Protected by herd expansion subsidies and monetary compensation for ASF losses, historically high returns are driving an exceptionally rapid recovery in sow numbers, hog inventories, and ultimately, pork production.
Despite losing an entire generation of breeder sows, a multi-year 25% to 45% annual rebound in hog numbers is underway. Even so, government officials appear to be overly optimistic.

Inventories bottomed out at an eFeedLink estimated 167 million head in early 2020 and thereafter expanded to over 200 million head by late January. They are on track to close out 2021 above 290 million head.
Exceeding our forecasts, China's agriculture ministry stated Q4 2020 sow and live hog inventories were "over 90% of normal levels" and "hog production in China is expected to fully recover in the first half of 2021" This would imply that pre-ASF pork output volumes could be achieved in 2022. But total hog inventories cannot exceed 90% of "normal levels" if sow inventories only reached 90% of pre-crisis levels a few months ago – and we don't even see evidence for the latter.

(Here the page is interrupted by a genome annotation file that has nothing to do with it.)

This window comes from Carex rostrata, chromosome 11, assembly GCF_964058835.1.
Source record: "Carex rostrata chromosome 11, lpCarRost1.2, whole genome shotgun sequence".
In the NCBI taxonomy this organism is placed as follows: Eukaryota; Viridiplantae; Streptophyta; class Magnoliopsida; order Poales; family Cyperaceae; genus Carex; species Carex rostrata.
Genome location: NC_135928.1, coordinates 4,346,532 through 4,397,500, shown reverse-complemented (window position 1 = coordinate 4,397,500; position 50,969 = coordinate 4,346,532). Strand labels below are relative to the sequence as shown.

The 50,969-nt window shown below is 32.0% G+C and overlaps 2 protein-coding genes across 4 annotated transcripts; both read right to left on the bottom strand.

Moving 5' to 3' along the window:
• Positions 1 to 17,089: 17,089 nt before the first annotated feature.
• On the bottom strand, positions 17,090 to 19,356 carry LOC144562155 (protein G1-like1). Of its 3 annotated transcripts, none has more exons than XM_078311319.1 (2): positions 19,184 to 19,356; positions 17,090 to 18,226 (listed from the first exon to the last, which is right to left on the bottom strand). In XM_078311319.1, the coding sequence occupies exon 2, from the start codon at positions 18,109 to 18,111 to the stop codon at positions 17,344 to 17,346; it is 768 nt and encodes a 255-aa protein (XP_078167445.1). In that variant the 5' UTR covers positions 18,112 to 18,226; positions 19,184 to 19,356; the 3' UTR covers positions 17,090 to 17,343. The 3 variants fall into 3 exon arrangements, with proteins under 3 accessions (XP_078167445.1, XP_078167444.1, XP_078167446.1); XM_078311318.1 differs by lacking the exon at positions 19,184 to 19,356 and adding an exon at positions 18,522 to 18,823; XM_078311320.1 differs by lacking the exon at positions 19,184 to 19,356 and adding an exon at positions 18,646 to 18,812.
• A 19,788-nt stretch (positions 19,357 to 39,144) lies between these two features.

eFeedLink's January Livestock Tracker estimates that sow herds closed 2020 around 33 million head. That is only 80% of the pre-crisis herd, which exceeded 41 million head. The Livestock Tracker states that "Despite a rising sow population, piglet production was constrained by low fertility, as these sows are commercial hogs unsuitable for breeding. This hampered piglet replenishment." Giving birth to 30% to 50% fewer piglets per litter as breeder sows, poor sow fertility makes Beijing's 2021 full hog inventory recovery and a full pork production recovery by 2022 impossible.
In mid-2020 when aggressive sow herd restocking began, low fertility commercial hogs made up 70% of sows. Entering January 2021, 50% of China's sows are still commercial non-breeders.